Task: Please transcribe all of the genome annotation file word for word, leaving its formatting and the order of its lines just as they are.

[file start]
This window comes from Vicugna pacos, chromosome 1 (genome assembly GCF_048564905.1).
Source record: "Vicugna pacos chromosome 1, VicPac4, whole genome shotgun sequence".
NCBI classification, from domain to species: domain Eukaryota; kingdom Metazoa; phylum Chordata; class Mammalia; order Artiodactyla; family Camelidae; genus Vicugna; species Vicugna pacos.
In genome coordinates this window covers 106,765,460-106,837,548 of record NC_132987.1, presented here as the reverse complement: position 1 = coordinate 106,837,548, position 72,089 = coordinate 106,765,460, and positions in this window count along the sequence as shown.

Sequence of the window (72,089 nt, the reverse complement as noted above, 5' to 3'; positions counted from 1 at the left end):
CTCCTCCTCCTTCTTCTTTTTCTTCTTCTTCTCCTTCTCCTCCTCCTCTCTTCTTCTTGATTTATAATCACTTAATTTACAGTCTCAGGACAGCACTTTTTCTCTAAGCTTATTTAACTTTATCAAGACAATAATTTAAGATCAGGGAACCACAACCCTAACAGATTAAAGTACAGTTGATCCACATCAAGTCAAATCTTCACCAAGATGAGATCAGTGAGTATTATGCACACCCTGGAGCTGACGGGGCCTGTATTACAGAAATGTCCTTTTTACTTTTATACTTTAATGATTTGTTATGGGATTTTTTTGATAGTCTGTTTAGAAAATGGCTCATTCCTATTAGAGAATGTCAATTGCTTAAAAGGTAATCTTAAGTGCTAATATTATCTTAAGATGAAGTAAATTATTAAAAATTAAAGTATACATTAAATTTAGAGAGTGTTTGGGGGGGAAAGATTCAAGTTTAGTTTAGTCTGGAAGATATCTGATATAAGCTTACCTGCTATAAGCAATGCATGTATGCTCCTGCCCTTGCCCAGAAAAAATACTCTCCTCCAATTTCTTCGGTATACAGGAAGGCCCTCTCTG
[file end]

This window comes from Vicugna pacos, chromosome 1 (genome assembly GCF_048564905.1).
Source record: "Vicugna pacos chromosome 1, VicPac4, whole genome shotgun sequence".
NCBI classification, from domain to species: domain Eukaryota; kingdom Metazoa; phylum Chordata; class Mammalia; order Artiodactyla; family Camelidae; genus Vicugna; species Vicugna pacos.
In genome coordinates this window covers 106,765,460-106,837,548 of record NC_132987.1, presented here as the reverse complement: position 1 = coordinate 106,837,548, position 72,089 = coordinate 106,765,460, and positions in this window count along the sequence as shown.

Sequence of the window (72,089 nt, the reverse complement as noted above, 5' to 3'; positions counted from 1 at the left end):
CTCCTCCTCCTTCTTCTTTTTCTTCTTCTTCTCCTTCTCCTCCTCCTCTCTTCTTCTTGATTTATAATCACTTAATTTACAGTCTCAGGACAGCACTTTTTCTCTAAGCTTATTTAACTTTATCAAGACAATAATTTAAGATCAGGGAACCACAACCCTAACAGATTAAAGTACAGTTGATCCACATCAAGTCAAATCTTCACCAAGATGAGATCAGTGAGTATTATGCACACCCTGGAGCTGACGGGGCCTGTATTACAGAAATGTCCTTTTTACTTTTATACTTTAATGATTTGTTATGGGATTTTTTTGATAGTCTGTTTAGAAAATGGCTCATTCCTATTAGAGAATGTCAATTGCTTAAAAGGTAATCTTAAGTGCTAATATTATCTTAAGATGAAGTAAATTATTAAAAATTAAAGTATACATTAAATTTAGAGAGTGTTTGGGGGGGAAAGATTCAAGTTTAGTTTAGTCTGGAAGATATCTGATATAAGCTTACCTGCTATAAGCAATGCATGTATGCTCCTGCCCTTGCCCAGAAAAAATACTCTCCTCCAATTTCTTCGGTATACAGGAAGGCCCTCTCTG